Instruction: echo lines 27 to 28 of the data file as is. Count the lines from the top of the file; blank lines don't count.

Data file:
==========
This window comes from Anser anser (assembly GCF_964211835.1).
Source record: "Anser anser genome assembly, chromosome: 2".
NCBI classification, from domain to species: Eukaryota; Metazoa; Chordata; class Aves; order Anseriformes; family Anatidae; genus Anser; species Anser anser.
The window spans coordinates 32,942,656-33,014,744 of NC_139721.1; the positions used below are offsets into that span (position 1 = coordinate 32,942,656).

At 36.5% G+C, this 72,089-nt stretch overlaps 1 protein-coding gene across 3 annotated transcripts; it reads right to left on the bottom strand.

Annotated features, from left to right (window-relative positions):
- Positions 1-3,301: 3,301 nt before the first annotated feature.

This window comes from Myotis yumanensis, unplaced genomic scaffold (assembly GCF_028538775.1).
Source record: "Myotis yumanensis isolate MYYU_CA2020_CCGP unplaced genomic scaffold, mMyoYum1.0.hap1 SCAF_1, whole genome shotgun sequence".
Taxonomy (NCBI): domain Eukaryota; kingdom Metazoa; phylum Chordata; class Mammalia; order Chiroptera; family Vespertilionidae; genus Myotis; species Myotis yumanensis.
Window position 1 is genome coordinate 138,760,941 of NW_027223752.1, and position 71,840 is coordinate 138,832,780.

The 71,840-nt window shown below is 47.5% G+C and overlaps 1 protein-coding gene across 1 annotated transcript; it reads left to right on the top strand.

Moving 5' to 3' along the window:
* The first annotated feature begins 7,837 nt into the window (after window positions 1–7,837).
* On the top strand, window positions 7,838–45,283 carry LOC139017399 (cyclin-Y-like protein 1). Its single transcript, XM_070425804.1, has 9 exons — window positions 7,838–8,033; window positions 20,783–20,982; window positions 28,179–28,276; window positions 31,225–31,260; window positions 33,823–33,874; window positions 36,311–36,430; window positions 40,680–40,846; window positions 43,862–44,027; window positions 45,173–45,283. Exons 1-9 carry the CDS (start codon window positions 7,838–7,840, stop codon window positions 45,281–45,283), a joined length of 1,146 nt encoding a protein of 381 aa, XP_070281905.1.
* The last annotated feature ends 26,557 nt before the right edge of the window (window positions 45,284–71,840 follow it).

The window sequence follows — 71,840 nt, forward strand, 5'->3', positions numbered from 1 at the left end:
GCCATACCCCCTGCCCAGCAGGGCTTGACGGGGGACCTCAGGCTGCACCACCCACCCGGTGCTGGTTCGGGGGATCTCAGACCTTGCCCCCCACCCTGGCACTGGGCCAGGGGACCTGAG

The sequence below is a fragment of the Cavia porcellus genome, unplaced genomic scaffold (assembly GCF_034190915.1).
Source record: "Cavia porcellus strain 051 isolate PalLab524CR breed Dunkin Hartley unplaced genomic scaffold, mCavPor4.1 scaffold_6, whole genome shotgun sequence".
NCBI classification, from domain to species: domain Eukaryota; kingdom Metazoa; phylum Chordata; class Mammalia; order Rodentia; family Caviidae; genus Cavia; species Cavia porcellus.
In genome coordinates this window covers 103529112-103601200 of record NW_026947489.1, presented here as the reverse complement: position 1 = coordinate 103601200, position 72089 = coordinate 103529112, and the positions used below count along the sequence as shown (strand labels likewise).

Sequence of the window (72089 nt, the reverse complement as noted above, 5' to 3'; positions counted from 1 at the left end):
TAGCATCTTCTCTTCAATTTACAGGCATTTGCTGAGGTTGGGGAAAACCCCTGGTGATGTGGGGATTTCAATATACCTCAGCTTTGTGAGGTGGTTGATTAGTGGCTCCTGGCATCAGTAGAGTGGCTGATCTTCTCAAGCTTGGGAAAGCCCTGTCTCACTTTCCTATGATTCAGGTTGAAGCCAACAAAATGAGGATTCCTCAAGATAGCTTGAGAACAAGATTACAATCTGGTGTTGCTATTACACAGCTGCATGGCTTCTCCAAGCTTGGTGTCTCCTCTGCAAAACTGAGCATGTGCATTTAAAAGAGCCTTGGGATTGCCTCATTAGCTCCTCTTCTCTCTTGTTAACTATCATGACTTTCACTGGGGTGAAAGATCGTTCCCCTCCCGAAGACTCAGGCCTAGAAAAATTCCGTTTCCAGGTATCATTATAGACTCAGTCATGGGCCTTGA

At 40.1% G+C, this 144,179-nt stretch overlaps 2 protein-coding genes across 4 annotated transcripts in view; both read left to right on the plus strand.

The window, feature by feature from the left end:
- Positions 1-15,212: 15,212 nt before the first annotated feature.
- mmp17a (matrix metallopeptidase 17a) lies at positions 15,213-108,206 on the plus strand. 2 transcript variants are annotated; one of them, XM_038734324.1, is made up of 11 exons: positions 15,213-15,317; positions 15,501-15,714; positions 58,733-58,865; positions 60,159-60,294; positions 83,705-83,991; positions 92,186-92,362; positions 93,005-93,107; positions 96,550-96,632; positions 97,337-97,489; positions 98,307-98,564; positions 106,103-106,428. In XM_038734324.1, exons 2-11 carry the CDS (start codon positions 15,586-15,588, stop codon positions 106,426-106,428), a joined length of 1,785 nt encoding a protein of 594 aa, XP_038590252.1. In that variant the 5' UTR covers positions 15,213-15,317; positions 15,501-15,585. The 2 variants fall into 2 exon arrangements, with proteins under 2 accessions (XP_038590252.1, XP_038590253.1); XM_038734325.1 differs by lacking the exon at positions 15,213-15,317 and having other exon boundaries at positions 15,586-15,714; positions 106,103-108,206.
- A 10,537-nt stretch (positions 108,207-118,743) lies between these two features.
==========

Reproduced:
- Positions 1-15,212: 15,212 nt before the first annotated feature.
- mmp17a (matrix metallopeptidase 17a) lies at positions 15,213-108,206 on the plus strand. 2 transcript variants are annotated; one of them, XM_038734324.1, is made up of 11 exons: positions 15,213-15,317; positions 15,501-15,714; positions 58,733-58,865; positions 60,159-60,294; positions 83,705-83,991; positions 92,186-92,362; positions 93,005-93,107; positions 96,550-96,632; positions 97,337-97,489; positions 98,307-98,564; positions 106,103-106,428. In XM_038734324.1, exons 2-11 carry the CDS (start codon positions 15,586-15,588, stop codon positions 106,426-106,428), a joined length of 1,785 nt encoding a protein of 594 aa, XP_038590252.1. In that variant the 5' UTR covers positions 15,213-15,317; positions 15,501-15,585. The 2 variants fall into 2 exon arrangements, with proteins under 2 accessions (XP_038590252.1, XP_038590253.1); XM_038734325.1 differs by lacking the exon at positions 15,213-15,317 and having other exon boundaries at positions 15,586-15,714; positions 106,103-108,206.